Southwest Airlines made air travel cheaper by only flying one type of plane and celebrating thrift. This was at a time when most airlines were trying to make their offerings more luxurious. Since then, plenty of competitors have come in and copied Southwest’s idea, but they were there first and became a $30 billion business in the process.

You can also have location-based advantages – like operating a country with low corporation tax or lower basic wages.

Companies that have unique assets also have cost advantages. If your company owns a lot of land with oil reserves underneath, you’ll be able to provide that oil cheaper than a company that has to lease out potential oil fields and pay a royalty.

Scale based advantages are much harder to replicate, and only occur when a company reaches a certain size. A company like UPS can deliver parcels much cheaper than a smaller competitor because they have such a wide distribution network. The cost of adding an extra parcel to the network is negligible – and that saving can be passed onto their customers.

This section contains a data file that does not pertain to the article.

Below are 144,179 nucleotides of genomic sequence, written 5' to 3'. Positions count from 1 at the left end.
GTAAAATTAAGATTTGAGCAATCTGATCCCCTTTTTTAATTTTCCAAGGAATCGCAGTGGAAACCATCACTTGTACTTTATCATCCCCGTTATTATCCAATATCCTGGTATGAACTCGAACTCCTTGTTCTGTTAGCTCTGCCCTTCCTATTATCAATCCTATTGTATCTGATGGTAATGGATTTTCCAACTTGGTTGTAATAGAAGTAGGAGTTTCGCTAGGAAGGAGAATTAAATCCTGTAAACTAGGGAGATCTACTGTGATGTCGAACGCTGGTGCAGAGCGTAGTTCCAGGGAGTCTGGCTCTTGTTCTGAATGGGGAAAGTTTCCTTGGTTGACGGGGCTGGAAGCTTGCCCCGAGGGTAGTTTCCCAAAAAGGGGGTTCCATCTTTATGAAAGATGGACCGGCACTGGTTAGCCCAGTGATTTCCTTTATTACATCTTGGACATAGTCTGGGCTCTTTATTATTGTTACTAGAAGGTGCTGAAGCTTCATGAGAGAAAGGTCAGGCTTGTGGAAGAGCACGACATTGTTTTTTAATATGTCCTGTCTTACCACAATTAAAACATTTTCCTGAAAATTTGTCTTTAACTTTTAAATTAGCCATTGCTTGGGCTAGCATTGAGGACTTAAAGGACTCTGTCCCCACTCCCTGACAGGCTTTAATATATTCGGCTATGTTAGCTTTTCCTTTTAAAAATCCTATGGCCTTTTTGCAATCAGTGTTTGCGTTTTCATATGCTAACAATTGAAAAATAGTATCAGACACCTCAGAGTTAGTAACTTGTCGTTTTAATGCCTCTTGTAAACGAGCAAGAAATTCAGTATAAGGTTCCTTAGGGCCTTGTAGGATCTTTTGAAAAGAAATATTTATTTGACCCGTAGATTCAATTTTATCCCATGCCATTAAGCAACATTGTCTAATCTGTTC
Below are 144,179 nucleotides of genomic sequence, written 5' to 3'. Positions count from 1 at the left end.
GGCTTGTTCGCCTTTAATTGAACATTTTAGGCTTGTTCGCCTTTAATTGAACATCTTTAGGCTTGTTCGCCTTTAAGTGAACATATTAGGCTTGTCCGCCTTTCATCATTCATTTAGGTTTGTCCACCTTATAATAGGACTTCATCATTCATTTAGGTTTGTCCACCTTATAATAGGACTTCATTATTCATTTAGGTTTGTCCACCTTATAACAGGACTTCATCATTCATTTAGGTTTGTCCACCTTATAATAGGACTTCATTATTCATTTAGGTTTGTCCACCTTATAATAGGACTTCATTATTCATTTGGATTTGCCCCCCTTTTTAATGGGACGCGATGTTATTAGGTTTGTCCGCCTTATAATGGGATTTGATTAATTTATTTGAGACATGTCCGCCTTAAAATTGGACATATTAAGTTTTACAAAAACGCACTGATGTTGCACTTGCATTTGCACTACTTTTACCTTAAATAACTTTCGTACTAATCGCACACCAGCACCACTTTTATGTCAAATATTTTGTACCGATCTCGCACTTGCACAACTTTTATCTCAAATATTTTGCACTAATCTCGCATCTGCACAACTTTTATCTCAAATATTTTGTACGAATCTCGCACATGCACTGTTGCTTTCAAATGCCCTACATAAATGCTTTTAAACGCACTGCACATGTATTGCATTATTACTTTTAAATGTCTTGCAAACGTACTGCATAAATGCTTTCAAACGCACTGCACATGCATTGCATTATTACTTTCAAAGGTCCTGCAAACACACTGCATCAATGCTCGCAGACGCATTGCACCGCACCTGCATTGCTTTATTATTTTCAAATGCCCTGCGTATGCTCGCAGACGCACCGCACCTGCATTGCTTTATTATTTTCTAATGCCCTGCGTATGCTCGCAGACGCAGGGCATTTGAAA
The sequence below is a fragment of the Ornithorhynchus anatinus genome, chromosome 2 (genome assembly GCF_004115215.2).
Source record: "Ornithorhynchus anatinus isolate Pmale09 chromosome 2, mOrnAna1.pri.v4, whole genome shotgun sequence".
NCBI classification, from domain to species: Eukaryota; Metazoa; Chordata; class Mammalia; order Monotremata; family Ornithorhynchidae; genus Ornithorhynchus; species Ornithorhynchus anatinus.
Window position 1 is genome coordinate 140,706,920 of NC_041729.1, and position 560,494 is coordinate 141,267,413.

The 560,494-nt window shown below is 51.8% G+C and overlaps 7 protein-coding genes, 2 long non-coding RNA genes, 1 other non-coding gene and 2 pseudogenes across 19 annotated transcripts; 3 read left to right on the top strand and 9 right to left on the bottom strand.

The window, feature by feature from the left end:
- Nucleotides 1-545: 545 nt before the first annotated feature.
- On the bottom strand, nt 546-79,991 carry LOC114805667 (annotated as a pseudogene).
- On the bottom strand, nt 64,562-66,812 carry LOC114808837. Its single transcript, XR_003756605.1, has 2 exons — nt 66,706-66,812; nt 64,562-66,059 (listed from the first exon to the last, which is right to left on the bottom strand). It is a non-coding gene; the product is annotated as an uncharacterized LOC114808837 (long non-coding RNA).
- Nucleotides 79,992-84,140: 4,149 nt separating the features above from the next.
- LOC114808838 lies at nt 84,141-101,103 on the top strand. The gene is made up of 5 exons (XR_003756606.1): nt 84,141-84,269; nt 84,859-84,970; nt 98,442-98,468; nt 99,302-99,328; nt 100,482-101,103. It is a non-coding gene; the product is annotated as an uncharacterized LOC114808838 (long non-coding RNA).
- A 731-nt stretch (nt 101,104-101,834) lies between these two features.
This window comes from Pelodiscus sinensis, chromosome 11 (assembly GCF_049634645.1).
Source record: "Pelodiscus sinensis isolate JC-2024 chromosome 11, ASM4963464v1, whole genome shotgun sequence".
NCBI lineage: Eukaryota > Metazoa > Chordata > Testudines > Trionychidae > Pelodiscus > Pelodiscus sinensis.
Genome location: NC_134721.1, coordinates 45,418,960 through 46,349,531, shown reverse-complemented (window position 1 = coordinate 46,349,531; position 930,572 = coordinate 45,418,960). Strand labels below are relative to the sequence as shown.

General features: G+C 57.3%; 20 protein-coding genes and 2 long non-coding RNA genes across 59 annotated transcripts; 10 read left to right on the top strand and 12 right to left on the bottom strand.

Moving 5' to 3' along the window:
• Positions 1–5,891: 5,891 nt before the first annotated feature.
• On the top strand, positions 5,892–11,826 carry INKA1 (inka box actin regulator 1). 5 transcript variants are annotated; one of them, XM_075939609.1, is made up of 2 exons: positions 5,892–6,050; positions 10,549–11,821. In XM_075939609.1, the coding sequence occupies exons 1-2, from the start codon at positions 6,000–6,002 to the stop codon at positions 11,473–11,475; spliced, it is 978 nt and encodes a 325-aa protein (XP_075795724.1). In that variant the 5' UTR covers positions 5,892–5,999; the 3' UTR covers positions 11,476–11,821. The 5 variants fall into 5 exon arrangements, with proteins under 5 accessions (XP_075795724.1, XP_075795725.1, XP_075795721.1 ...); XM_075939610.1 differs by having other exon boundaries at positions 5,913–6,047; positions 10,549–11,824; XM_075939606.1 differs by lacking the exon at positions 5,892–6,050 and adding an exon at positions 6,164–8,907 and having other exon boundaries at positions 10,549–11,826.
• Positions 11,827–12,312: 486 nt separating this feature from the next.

Valuing Moats and Disregarding Management

After identifying the characteristics that create an economic moat, Dorsey goes on to highlight techniques for valuing those businesses.

The big indicator he’s keen on is a company’s long-term return on invested capital (which anyone can check on Yahoo Finance). Comparing that to competitors is a good way to find valuable moat businesses.

Depending on the sector, he also uses Price to Book Ratio (for financial services) or Price to Sales Ratio (for companies that are not profitable). Again, once you’ve found a business with a wide moat, you can compare it to other businesses to see if there’s value to be found.